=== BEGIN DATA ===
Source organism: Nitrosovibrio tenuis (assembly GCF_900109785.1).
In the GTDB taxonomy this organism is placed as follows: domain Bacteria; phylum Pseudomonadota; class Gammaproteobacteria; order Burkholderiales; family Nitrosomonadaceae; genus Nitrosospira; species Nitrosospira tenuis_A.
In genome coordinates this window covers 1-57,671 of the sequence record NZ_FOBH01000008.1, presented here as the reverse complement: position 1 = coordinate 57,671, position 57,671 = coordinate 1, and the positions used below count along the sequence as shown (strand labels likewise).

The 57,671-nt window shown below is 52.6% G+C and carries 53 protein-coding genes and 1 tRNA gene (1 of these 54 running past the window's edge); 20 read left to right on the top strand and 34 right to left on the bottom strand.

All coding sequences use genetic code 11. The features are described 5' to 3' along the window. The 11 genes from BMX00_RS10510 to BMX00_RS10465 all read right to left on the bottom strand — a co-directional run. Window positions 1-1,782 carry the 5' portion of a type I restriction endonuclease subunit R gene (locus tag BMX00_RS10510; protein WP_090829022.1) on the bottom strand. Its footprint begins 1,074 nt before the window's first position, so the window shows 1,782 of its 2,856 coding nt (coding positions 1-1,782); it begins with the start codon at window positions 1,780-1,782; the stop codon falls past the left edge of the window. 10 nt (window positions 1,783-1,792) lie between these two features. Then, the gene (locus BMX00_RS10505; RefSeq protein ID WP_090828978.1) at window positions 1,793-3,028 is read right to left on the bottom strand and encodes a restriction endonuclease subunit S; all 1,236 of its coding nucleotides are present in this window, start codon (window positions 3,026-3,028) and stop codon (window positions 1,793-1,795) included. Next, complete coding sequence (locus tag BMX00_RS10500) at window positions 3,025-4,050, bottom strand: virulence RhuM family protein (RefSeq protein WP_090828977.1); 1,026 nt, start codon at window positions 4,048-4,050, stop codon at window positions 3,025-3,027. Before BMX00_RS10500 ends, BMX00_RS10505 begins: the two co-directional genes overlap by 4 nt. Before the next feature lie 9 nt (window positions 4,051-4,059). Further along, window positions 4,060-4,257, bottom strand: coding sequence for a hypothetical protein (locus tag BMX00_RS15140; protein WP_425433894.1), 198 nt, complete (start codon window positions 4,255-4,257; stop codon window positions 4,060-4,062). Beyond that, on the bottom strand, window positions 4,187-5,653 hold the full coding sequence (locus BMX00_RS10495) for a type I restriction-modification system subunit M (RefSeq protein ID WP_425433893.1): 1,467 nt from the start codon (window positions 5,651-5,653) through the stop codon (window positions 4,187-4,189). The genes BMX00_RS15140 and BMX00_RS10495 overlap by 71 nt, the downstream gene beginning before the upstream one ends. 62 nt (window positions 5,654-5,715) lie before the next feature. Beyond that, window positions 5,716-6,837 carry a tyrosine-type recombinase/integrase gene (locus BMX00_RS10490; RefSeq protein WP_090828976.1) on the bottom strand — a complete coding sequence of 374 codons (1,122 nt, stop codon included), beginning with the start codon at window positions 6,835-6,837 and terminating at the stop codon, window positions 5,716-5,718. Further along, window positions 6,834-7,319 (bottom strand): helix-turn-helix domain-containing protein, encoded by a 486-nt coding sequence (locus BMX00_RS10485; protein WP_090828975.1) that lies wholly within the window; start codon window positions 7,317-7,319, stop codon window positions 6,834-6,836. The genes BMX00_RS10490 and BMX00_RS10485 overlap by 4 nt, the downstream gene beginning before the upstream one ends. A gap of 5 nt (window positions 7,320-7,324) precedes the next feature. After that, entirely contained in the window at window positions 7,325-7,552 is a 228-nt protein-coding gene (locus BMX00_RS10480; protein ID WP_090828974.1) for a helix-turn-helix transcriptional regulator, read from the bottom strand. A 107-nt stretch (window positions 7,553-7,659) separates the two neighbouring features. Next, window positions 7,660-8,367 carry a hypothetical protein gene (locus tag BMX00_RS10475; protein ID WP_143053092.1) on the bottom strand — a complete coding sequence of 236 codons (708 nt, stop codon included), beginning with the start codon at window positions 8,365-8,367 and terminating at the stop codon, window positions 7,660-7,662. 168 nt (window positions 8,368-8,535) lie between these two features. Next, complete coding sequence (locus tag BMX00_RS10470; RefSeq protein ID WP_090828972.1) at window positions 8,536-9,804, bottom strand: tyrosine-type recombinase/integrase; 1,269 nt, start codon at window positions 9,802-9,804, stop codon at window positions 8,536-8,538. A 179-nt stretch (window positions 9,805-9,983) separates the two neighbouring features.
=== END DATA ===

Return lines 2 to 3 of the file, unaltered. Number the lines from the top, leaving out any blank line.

In the GTDB taxonomy this organism is placed as follows: domain Bacteria; phylum Pseudomonadota; class Gammaproteobacteria; order Burkholderiales; family Nitrosomonadaceae; genus Nitrosospira; species Nitrosospira tenuis_A.
In genome coordinates this window covers 1-57,671 of the sequence record NZ_FOBH01000008.1, presented here as the reverse complement: position 1 = coordinate 57,671, position 57,671 = coordinate 1, and the positions used below count along the sequence as shown (strand labels likewise).